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What should the Yankees expect for Sonny Gray?

The Yankees’ asking price for the right-hander has been high. What would be an actually reasonable return for Gray?

MLB: Baltimore Orioles at New York Yankees Noah K. Murray-USA TODAY Sports

One of the more interesting subplots of the offseason thus far has been Brian Cashman’s crusade to trade Sonny Gray. The Yankees GM has been almost shockingly candid in how he’s described his efforts to trade the embattled right-hander, speaking openly about the team’s desire to move Gray, the number of teams involved, and even Gray’s ability to pitch in New York.

With how blunt Cashman has been about moving Gray, it seemed like a Gray trade would be one of the winter’s first orders of business. Instead, the new year is approaching and Gray is still on the team, with other clubs reportedly having found the Yankees’ asking price too high. At this point, Gray has been in limbo so long that we’ve even speculated about the Yankees reversing course and keeping him.

It’s still probable Gray gets dealt, as Cashman’s public comments about him likely burned the bridge entirely and left very little chance Gray ever pitches for New York again. With a Gray trade still on the table, now’s a good time to actually consider what the Yankees should expect to receive in return for their erstwhile starter.

Gray’s actual trade value is a bit of an open question. Cashman apparently shot for the moon in discussions with the Reds, asking for elite prospects like outfielder Taylor Trammell and infielder Nick Senzel. Such an ask is obviously unreasonable, with Gray coming off a down year and one season away from free agency.

Still, what exactly is Gray’s value after such a poor campaign? Gray is 29 years old and 3rd-year arbitration eligible, and MLB Trade Rumors predicts he will earn $9.1 million next season. Can the Yankees really expect a high level return for one year of Gray, and what kind of return should they be targeting?

If the Yankees are to get any value for Gray, it would have to come with the understanding that Gray will pitch much better in 2019. In 2017, Gray maintained a 122 ERA+ and nearly struck out a batter per inning. Even after last season’s disaster, his career ERA is still 10 percent better than league average. The reasonable expectation is for Gray to bounce back somewhat.

Most encouraging is the fact that Gray’s stuff is still there. Per Statcast, Gray’s average four-seam fastball velocity only dropped 0.2 mph from 2017 to 2018, while his sinker actually increased in speed by 1.0 mph. His slider and curve generated nearly identical whiff rates year-over-year, and he held opposing hitters to sub-.275 wOBA’s with each breaking pitch. The raw tools for an effective starting pitcher are still all present here.

Consequently, early projections do forecast an improved season for Gray. Steamer currently pegs him for a 3.75 ERA and 3.77 FIP. He has been fairly durable throughout his career, averaging nearly 170 innings across the past five seasons. If Gray can make 25+ starts with that projected level of effectiveness, he profiles as a good mid-rotation starter.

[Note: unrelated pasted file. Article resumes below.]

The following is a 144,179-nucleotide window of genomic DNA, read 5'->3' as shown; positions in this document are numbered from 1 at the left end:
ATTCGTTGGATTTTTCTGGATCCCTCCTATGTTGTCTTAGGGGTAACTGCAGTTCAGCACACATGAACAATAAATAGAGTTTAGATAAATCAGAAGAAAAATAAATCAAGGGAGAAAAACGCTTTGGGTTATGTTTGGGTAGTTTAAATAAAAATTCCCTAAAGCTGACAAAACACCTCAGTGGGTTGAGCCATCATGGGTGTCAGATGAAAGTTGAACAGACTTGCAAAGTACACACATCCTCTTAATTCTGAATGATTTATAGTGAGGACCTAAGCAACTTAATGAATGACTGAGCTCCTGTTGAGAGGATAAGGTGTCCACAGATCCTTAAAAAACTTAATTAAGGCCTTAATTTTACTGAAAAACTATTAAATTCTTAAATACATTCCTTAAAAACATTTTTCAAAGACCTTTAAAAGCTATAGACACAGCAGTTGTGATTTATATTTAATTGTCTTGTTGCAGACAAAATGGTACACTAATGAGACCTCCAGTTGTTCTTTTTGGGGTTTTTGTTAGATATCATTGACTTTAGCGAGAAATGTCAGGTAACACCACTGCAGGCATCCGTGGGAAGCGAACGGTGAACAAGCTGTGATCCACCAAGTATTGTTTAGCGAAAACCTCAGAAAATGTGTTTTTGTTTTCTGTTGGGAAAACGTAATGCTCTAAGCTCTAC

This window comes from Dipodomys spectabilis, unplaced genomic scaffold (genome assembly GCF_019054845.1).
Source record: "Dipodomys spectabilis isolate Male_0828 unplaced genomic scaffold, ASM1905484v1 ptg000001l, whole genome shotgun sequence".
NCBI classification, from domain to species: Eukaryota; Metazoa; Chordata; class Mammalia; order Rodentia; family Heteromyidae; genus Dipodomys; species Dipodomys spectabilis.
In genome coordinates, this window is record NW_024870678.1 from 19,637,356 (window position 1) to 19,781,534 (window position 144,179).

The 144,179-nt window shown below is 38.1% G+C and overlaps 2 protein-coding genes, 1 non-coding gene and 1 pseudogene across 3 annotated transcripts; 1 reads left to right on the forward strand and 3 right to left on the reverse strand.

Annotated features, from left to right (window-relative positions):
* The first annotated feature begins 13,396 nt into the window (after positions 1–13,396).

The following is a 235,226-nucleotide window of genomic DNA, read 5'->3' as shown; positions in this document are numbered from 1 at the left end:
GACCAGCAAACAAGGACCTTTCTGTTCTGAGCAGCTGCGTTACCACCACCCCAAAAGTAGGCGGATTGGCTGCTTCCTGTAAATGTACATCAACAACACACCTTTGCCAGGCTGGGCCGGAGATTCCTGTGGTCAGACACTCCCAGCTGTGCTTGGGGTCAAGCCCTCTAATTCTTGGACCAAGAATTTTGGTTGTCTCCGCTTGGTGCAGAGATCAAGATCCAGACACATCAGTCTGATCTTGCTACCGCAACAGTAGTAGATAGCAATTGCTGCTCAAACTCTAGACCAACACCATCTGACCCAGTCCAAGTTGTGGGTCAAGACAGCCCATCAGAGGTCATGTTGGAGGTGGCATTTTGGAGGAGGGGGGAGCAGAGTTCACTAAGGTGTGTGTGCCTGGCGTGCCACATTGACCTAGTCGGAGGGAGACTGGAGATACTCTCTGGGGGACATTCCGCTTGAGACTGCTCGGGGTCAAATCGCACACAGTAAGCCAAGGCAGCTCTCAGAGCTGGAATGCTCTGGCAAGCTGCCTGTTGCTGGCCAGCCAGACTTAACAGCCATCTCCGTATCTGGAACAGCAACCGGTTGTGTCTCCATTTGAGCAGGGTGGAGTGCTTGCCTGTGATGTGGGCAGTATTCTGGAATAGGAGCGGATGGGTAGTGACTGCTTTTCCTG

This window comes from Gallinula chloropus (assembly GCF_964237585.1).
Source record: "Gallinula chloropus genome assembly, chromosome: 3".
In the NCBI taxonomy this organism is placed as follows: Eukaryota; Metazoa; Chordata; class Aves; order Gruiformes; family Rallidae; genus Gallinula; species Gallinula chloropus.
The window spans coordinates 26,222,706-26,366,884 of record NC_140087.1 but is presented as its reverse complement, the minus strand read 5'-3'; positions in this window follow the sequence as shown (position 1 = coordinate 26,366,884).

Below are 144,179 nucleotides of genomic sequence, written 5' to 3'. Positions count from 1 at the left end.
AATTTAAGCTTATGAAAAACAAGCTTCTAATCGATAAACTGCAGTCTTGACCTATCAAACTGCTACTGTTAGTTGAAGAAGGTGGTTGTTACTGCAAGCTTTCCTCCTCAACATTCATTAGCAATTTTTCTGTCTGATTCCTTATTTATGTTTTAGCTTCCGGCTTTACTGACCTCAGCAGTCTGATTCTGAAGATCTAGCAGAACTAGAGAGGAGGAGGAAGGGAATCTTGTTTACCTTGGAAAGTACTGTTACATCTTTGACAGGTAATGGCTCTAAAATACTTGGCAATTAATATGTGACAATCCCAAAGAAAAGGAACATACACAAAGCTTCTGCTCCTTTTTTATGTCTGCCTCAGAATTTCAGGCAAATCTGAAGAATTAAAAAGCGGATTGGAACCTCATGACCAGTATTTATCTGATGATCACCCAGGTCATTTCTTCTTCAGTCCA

What can one year of a quality mid-rotation arm fetch on the trade market? It’s hard to use recent precedent as a guide, as there haven’t been many trades over the past few years which featured a team selling one year of a solid starting pitcher. Instead, it might be better to look at what one year of a two-to-three win player in general costs on the market.

One solid example is the Andrew McCutchen trade from a year ago. The Pirates sent McCutchen, one year from free agency, to the Giants for pitcher Kyle Crick and outfielder Bryan Reynolds. Crick at the time profiled as a serviceable, low-ceiling 25-year-old arm, while Reynolds was a 23-year-old outfielder with mostly average tools. Reynolds most recently ranked as Pittsburgh’s ninth prospect on FanGraphs’ list, while Crick gave the Pirates 60 solid relief innings in 2018.

We can find more examples in past years. Prior to 2017, the Royals traded one year of Jarrod Dyson, coming off a three-win season per Baseball Reference, for four years of pitcher Nate Karns. Also prior to 2017, the Cubs traded four years of Jorge Soler for one year of All-Star reliever Wade Davis. These are obviously imprecise comps for a talented but inconsistent pitcher like Gray, but they serve to show how the league values one season of a roughly three-win player.

Based on what the trade market has yielded for sub-elite players a year from free agency, the Yankees can probably expect some sort of middling return for Gray. Perhaps they’ll look for something like what the Pirates got for McCutchen, in the form of low-ceiling young players with lots of team control. Maybe the Yankees will err towards players like Karns or Soler, who were already major-leaguers with clear flaws when they were traded.

If the Yankees do trade Gray, a package of prospects might actually make more sense. While it’s odd for a contending team to trade for prospects, it seems highly unlikely Gray could fetch a major-leaguer good enough to help the Yankees. The Yankees lack holes, and the kinds of big-leaguers Gray could bring back would have a hard time making an impact on the Yankees’ 25-man roster.

In all, the Yankees’ should almost certainly back down from their high asking price, and settle on a more reasonable return of notable but not top prospects. Gray should have actual value, as he projects as a solid bounceback candidate that could help any number of teams with rotation problems. It’s just unlikely the Yankees could get either a big prospect haul or a major-leaguer that could help them next year in return.